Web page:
Student-Run Monday Gallery Opens Exhibit

Rebecca J. Margolies

The Monday Gallery features art created by students in the Department of Visual and Environmental Studies.

It is easy to overlook an inconspicuous door to the smallest part of the Visual and Environmental Studies department tucked away on a quiet corner of Linden Street. Yet the Monday Gallery—the first student-run gallery at Harvard—opened on March 5 with a flashy reception that attracted over 150 people. The Monday Gallery is a permanent space in which students concentrating in VES can showcase their work. The gallery itself represents more than just a space to display artwork; it shows off the other talents of the students that organized it.

“There was a serious gap in the VES structure, as there was no place students could submit and showcase their artwork. There were events like Arts First and end-of-the-semester shows...but the VES concentrators wanted something more,” said Daniel R. Bredar ’14, a co-curator of the Monday Gallery. The gallery may even help students fulfill acedemic requirements. Seniors on the studio track in the VES department are expected to display some of their artwork as part of their thesis. “Students need to be able to envision the work they are making in time and space, in a destination,” said Avery A. Leonard ’14, artist and co-curator of the Monday Gallery. However, they often have little hands-on experience in creating a show. “The Monday Gallery is an opportunity for us to acquire and practice the managerial and technical skills needed to install work and view art with a new literacy for the mechanics of how [the art] got there,” Avery said.

The interior of the gallery is elegant in its whitewashed walls and clean-cut lines. Yet this simplicity hides the laborious efforts that went into the making of this gallery. “We painted all the walls white, replaced lightbulbs in the ceilings, got submissions, sorted through them, picked out what worked....We spent three to four hours over the course of two days trying to figure what should go where,” Bredar said in reference to the five-person team that founded the gallery. This was no easy feat, especially given the short period of 12 days that they had to convert what was initially a room for senior thesis concentrators into a full-blown gallery. The small gallery held its opening reception on February 27. The gallery also gave the VES students an opportunity to understand firsthand what it what it would be like to work on the other end of the spectrum as a curator instead of an artist. “It’s a lot of hard work. You have to figure out publicity, logos, installing the artwork.... I knew it would be overwhelming, intense, and a huge learning experience, but preparing for the exhibition made it real,” said Kayla A. Escobedo ’13, an artist and another co-curator of the gallery.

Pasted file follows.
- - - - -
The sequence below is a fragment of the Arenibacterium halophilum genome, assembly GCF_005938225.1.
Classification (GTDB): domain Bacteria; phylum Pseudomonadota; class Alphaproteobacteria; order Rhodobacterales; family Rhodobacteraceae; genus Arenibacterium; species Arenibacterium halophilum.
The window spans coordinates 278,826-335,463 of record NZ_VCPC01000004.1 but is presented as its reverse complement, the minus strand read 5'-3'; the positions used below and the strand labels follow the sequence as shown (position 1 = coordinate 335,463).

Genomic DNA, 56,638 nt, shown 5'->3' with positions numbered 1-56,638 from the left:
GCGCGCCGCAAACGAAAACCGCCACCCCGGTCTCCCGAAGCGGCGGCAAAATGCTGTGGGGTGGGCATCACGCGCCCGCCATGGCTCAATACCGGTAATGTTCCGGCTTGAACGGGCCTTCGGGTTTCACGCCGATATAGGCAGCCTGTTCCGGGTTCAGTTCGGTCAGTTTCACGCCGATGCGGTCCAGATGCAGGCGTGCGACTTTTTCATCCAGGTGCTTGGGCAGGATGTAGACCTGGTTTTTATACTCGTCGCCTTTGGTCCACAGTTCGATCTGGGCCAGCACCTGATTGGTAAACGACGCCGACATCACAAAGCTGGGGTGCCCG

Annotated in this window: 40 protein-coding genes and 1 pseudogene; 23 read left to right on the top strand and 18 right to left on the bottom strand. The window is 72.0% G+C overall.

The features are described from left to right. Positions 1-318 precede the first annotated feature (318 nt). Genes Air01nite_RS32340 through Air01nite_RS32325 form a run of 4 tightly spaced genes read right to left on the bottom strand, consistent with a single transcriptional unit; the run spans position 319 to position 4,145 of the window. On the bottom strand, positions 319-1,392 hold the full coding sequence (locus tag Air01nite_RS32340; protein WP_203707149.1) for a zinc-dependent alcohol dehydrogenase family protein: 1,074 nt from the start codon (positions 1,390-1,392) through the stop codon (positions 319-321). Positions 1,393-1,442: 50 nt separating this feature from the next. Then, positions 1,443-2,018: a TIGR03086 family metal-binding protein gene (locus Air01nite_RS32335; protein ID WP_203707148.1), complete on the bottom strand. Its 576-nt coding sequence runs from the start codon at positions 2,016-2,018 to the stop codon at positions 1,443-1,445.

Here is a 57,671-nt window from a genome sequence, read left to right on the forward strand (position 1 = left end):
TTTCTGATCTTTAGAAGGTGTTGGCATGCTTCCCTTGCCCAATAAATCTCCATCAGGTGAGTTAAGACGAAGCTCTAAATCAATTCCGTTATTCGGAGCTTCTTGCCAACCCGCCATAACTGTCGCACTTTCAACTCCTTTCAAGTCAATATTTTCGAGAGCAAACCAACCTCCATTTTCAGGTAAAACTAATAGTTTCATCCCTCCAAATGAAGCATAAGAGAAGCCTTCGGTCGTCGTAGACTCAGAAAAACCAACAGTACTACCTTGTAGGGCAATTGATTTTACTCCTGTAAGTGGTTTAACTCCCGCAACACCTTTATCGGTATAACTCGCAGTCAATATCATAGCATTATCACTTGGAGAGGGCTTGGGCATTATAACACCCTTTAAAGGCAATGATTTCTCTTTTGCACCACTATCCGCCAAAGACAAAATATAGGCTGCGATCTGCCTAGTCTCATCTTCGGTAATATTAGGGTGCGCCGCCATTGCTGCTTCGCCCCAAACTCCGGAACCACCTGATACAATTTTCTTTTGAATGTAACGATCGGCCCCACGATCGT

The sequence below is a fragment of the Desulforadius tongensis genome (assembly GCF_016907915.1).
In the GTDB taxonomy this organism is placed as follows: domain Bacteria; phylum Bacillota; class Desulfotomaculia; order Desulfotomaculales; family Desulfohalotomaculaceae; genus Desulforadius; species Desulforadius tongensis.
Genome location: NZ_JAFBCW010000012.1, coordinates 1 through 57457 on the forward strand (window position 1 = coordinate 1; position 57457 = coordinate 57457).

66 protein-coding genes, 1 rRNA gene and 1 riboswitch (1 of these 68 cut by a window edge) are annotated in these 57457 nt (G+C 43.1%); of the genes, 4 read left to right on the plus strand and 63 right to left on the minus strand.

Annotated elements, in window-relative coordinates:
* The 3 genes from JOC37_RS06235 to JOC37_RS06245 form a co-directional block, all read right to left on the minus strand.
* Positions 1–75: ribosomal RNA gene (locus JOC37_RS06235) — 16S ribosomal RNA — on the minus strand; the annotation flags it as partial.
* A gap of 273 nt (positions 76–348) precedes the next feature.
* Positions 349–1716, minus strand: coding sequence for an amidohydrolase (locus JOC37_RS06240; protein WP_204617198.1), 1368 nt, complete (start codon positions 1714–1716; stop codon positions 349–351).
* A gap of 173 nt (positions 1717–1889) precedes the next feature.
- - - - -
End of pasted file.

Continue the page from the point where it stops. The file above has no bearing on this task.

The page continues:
The curators are looking to add more media with which visitors can connect. “We are looking at bringing a more interactive feel to the gallery experience [to] fill the gap between gallery art and performing art,” Bredar said. To jumpstart the process, the curators provided peanuts in artfully designed containers during the opening reception as a pun on the phrase “peanut gallery.” The co-curators said they hoped to create more avenues for the spectators to connect with the art exhibited more personally.

The gallery, while originally a mere vessel to display various artists’ works, is itself an exercise in creativity. The opening of the gallery is akin to the unveiling of an artwork. Just as an artist conceptualizes an idea and seeks to express it through his art form, so did the five curators start with an idea and bring it to fruition through unwavering dedication. The student-run gallery maintains an air of professinalism which puts the gallery on par with the more established galleries on campus.


—Staff writer Claire P. Tan can be reached at